There are four long-term sources of financing for nonprofits – Fee for Service, Government Grants and Contracts, Donor Advised Funds, and Charitable Giving.
The 990 does not make this information available easily. On Page 1, they blend charitable donations with government contracts*, Schedule B is a report of all donors over $5,000 and frequently that report is simply submitted as ‘Restricted.’
It’s easy to miss the point on the 990 that the four funding sources are quite different from each other and virtually no agency in the study was skilled in attracting funds from all four sources.
Charitable Giving – Non profits began in the 1800’s with charitable gifts. Often, wealthy people formed a group and funded it with gifts for orphans, destitute, etc. The charity did not begin to match the needs at that time. As ethnic groups got larger, smaller nonprofits served particular groups from a language, religious, or cultural background. Slowly, many of the oldest nonprofits (universities, for example) built endowments that were powerful and independent sources of funds. Investment money flowed from charitable gifts.
Fee For Service – Hospital fees, tuition for universities, and other fees (excluding Medicare and Medicaid) make up almost half of nonprofit income. Since hospitals and higher education nonprofits have little in common with funding sources for other nonprofits, it’s fair to say that about 10% of nonprofit income is from fee for service.
Government Grants and Contracts – States, Localities, and Federal Government increased funding in the 1960’s. The first decades were slow increases with few regulations. With budget cutting in the 1980’s, governments started regime funding – close control of process, less volunteers, and more professionals. The administrative requirements of regime funding were not calculated in costing. The idea returned to the 1800s model that the social sector must be funded in part by charitable gifts.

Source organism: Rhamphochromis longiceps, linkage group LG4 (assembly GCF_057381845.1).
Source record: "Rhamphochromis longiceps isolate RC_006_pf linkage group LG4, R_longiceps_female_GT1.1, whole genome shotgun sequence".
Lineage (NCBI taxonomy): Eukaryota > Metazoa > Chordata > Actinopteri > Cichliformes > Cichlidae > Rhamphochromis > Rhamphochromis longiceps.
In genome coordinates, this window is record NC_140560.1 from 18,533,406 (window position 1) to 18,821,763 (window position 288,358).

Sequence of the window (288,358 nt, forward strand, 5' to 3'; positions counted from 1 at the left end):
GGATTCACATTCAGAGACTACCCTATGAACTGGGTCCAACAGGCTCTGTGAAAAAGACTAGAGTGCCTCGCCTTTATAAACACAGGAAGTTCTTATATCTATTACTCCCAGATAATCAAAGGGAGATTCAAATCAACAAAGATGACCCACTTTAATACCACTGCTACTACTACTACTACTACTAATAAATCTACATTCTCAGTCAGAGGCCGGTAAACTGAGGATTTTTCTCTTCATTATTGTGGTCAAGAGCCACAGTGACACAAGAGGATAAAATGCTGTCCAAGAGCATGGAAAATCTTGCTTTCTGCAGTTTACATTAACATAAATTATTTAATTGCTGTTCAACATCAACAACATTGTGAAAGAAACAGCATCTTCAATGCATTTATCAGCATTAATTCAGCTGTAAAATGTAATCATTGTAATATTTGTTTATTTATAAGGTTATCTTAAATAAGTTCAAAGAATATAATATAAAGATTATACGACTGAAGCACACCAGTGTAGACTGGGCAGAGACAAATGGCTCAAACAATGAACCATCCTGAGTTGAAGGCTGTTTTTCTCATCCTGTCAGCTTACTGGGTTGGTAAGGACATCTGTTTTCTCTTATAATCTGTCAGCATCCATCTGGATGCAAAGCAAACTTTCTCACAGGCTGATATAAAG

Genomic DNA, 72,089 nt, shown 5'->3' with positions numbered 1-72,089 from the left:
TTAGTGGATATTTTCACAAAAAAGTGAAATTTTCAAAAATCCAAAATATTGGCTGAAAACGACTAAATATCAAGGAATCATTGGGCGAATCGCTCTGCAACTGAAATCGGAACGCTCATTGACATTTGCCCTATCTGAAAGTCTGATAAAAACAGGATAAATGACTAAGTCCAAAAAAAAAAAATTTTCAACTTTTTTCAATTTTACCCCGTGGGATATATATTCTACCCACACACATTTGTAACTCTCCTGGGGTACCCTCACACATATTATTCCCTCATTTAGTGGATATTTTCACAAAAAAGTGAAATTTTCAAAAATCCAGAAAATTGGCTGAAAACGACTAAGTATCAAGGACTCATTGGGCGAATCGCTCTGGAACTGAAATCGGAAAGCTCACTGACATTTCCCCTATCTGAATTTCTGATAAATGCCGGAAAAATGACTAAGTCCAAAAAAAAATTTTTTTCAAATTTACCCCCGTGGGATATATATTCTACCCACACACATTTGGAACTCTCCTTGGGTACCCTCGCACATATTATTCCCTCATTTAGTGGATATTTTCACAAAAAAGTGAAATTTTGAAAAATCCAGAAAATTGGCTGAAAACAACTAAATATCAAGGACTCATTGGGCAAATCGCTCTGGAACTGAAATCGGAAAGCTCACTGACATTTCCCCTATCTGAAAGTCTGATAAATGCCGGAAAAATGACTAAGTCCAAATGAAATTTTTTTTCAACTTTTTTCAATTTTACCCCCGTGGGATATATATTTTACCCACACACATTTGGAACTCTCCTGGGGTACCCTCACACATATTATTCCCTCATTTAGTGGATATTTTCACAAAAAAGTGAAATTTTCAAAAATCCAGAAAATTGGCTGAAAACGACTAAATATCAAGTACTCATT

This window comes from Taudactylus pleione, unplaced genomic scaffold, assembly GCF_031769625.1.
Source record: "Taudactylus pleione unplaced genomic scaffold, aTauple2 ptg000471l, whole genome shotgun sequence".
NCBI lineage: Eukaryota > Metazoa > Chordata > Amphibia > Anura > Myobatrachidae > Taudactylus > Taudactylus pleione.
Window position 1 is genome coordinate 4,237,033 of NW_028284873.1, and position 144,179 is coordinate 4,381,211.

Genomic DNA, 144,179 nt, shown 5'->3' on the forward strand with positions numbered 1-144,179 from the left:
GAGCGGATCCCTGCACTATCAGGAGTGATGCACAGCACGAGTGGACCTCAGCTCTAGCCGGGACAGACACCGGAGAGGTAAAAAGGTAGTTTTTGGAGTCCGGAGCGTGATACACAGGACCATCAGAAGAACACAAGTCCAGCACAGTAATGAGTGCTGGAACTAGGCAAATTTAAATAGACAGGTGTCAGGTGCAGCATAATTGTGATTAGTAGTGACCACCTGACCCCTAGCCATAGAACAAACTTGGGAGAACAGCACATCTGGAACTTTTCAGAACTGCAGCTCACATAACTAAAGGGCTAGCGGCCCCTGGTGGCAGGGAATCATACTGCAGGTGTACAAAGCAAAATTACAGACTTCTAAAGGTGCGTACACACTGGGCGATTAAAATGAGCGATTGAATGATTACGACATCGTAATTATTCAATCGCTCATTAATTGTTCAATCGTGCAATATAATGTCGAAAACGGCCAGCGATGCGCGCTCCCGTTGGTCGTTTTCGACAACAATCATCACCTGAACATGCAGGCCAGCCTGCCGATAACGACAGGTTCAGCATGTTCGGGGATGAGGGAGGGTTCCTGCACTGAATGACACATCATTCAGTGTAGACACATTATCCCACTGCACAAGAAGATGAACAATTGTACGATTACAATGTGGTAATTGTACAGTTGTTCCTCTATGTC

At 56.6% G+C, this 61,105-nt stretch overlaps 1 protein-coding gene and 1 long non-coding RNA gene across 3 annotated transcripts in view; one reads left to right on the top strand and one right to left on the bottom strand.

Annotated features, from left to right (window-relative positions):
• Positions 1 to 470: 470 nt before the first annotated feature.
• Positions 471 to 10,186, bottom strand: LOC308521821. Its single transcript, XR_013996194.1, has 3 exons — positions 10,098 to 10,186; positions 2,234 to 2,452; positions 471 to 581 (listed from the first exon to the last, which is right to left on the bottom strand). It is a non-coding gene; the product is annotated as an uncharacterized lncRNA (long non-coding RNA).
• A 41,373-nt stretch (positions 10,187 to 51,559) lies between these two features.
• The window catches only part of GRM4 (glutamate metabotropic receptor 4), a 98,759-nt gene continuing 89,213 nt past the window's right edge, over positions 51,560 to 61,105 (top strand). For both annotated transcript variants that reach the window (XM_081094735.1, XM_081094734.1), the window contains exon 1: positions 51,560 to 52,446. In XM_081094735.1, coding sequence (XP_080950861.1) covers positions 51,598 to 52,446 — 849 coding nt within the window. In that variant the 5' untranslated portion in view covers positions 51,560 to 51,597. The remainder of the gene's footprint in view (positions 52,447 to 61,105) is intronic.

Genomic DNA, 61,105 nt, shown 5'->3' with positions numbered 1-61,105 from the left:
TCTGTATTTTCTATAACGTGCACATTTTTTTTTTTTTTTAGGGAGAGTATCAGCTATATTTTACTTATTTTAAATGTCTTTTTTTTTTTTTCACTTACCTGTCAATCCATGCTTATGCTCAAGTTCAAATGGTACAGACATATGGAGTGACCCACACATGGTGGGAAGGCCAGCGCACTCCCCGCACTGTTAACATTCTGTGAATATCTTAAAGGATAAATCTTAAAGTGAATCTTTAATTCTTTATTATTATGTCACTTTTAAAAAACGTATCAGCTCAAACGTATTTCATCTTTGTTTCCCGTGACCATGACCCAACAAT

Donor Advised Funds – The top 20% of the population is accumulating wealth and the top 1% even more so. This concentration is leading to Giving Clubs and Donor Advised Funds where gifts produce very specific purposes and outcomes. The benefit of these funds is that they empower agencies with clear agendas and the possibility of an independent voice. The benefit can also be a liability if agendas don’t uphold values such as equality and justice for all.
With that background, what does the study of 990s show?
- Healthy nonprofits augment government contracts with either charitable gifts or fee for service of at least 10% of total revenue. This additional financing can be used to pay for strategic investments and funds payroll when government is slow to pay.
- Nonprofits that started in the 1980-2000 years of growth in government funding often pay little attention to other sources of money. They tend to have smaller boards who may not have an individual mandate to contribute. With regime requirements increasing, the government funded nonprofits are close to merger, acquisition, or bankruptcy.
- Revenue is vanity. One nonprofit with revenue of $70 million and growing quickly is 1.5 payrolls behind. While they may use a line of credit to offset the immediate need, the growth and size do not give them protection for the long term. The funding mix is far more important than the size of revenue.
- Charitable gifts generally have a practical collection limit of $5 million in the nonprofits studied. Growth above $50 million in revenue requires a revenue stream from Fee for Service to keep government contracts revenue under 90% of total revenue.
- Two new nonprofits report charitable gifts of $11 and $14 million. These represent Donor Advised giving. Both nonprofits are growing above 20% per year and already have a major voice in education reform and biological diversity.
Government is a major force in financing the social sector. In most cases, the contract triggers agency wide changes to comply. Boards of directors become financial watchdogs instead of protectors of the vision. Ironically, the nonprofits which are failing are those who are the most compliant with government demands!
Healthy nonprofits have to overcome the barrier of multiple funding streams in order to thrive. 10% of total revenue from charitable gifts and fee for service almost guarantees that you won’t run out of cash. And cash is cash!
*Government contracts are considered donations because there is no exchange with the public. I would argue that improvement of a person and the taxes later received do create the exchange 😊